According to the Lancet Commission on Health and Climate Change, an interdisciplinary group formed by UK-based medical journal The Lancet, climate change has a huge impact on human health. The commission was formed to investigate exactly that fact, and they have recently released a study, the most comprehensive ever done, on the impact climate change has on human health.
In short, the impact is quite negative. The commission argues that climate change is undoing the last half a century of amazing medical advances, for a number of reasons. Most obvious would be carbon emissions, which pump far more CO2 into the atmosphere than the Earth can currently handle. This can lead to all kinds of health problems, not to mention environmental issues. In fact, they suggest that fossil fuels, especially coal, are the worst health factor in the world, but that we could do a lot of good by cutting those things out immediately, or at least as soon as possible.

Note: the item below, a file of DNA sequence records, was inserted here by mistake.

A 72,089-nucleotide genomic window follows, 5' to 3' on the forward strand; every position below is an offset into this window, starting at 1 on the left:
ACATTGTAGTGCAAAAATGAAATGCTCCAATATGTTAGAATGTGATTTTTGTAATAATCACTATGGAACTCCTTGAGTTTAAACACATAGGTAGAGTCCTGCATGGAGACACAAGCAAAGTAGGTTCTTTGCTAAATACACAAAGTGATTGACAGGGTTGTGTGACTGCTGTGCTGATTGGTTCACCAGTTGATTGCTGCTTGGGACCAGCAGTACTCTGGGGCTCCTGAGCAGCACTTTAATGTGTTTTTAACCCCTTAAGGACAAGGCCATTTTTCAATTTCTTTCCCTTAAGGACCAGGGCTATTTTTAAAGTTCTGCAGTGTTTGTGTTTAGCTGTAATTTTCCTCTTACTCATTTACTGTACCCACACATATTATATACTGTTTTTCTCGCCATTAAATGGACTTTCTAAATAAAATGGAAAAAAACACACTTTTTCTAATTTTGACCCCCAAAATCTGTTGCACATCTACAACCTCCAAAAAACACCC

Another, more subtle threat, is human migration. Migration has always been a part of the human experience, but it brings with it certain problems, especially when large groups of people move quickly to a new place. Diseases spread faster, and resources become scarcer, impacting everyone. As humans render regions unlivable, people will have no choice but to more somewhere else.
Although the various experts who form the commission have a lot of bad news, there is a silver lining. They hope that, by framing climate change as a human health issue, people will be more likely to respond and actually do something about it. Doctors managed to put big tobacco in its place, for example, so maybe they can do the same to big oil and big coal. As they pointed out, a doctor with a sick patient would do something about that patient, not just talk about it once a year, which is pretty much all we’re doing about climate change so far.